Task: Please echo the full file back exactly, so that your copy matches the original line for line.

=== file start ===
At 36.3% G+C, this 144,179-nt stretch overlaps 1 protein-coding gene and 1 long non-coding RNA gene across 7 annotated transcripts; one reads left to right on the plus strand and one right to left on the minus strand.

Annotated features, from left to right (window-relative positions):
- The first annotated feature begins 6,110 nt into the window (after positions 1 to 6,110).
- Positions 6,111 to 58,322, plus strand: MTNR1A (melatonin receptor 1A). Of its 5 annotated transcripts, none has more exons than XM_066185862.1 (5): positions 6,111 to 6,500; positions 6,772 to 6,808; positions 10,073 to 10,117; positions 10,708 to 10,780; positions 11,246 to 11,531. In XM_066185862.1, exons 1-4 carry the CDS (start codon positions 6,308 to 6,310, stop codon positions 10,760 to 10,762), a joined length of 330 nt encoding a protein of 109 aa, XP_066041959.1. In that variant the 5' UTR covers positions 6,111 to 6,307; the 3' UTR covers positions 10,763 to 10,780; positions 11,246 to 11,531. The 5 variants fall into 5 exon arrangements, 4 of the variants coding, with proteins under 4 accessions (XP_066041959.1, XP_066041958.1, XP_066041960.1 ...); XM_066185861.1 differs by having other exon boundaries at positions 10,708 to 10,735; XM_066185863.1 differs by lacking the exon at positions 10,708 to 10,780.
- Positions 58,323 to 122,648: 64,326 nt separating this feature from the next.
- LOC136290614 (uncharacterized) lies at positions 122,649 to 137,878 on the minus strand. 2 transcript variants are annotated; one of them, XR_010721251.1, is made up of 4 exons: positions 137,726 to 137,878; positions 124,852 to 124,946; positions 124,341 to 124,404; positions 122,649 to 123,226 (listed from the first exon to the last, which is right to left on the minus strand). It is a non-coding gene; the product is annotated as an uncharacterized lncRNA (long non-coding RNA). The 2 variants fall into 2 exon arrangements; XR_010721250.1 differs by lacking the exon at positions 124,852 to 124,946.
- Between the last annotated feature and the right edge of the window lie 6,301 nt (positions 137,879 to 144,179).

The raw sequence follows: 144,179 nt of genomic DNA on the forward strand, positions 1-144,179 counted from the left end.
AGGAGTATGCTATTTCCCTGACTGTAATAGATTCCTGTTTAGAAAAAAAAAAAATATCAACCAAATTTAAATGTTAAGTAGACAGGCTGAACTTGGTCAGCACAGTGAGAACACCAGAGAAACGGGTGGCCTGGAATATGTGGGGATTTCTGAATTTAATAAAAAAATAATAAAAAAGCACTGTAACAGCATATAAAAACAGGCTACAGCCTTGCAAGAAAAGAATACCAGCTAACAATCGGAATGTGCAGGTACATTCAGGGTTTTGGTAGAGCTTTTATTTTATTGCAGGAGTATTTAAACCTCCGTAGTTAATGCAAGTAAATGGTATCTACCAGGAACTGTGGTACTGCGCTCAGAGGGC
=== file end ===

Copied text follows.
At 36.3% G+C, this 144,179-nt stretch overlaps 1 protein-coding gene and 1 long non-coding RNA gene across 7 annotated transcripts; one reads left to right on the plus strand and one right to left on the minus strand.

Annotated features, from left to right (window-relative positions):
- The first annotated feature begins 6,110 nt into the window (after positions 1 to 6,110).
- Positions 6,111 to 58,322, plus strand: MTNR1A (melatonin receptor 1A). Of its 5 annotated transcripts, none has more exons than XM_066185862.1 (5): positions 6,111 to 6,500; positions 6,772 to 6,808; positions 10,073 to 10,117; positions 10,708 to 10,780; positions 11,246 to 11,531. In XM_066185862.1, exons 1-4 carry the CDS (start codon positions 6,308 to 6,310, stop codon positions 10,760 to 10,762), a joined length of 330 nt encoding a protein of 109 aa, XP_066041959.1. In that variant the 5' UTR covers positions 6,111 to 6,307; the 3' UTR covers positions 10,763 to 10,780; positions 11,246 to 11,531. The 5 variants fall into 5 exon arrangements, 4 of the variants coding, with proteins under 4 accessions (XP_066041959.1, XP_066041958.1, XP_066041960.1 ...); XM_066185861.1 differs by having other exon boundaries at positions 10,708 to 10,735; XM_066185863.1 differs by lacking the exon at positions 10,708 to 10,780.
- Positions 58,323 to 122,648: 64,326 nt separating this feature from the next.
- LOC136290614 (uncharacterized) lies at positions 122,649 to 137,878 on the minus strand. 2 transcript variants are annotated; one of them, XR_010721251.1, is made up of 4 exons: positions 137,726 to 137,878; positions 124,852 to 124,946; positions 124,341 to 124,404; positions 122,649 to 123,226 (listed from the first exon to the last, which is right to left on the minus strand). It is a non-coding gene; the product is annotated as an uncharacterized lncRNA (long non-coding RNA). The 2 variants fall into 2 exon arrangements; XR_010721250.1 differs by lacking the exon at positions 124,852 to 124,946.
- Between the last annotated feature and the right edge of the window lie 6,301 nt (positions 137,879 to 144,179).

The raw sequence follows: 144,179 nt of genomic DNA on the forward strand, positions 1-144,179 counted from the left end.
AGGAGTATGCTATTTCCCTGACTGTAATAGATTCCTGTTTAGAAAAAAAAAAAATATCAACCAAATTTAAATGTTAAGTAGACAGGCTGAACTTGGTCAGCACAGTGAGAACACCAGAGAAACGGGTGGCCTGGAATATGTGGGGATTTCTGAATTTAATAAAAAAATAATAAAAAAGCACTGTAACAGCATATAAAAACAGGCTACAGCCTTGCAAGAAAAGAATACCAGCTAACAATCGGAATGTGCAGGTACATTCAGGGTTTTGGTAGAGCTTTTATTTTATTGCAGGAGTATTTAAACCTCCGTAGTTAATGCAAGTAAATGGTATCTACCAGGAACTGTGGTACTGCGCTCAGAGGGC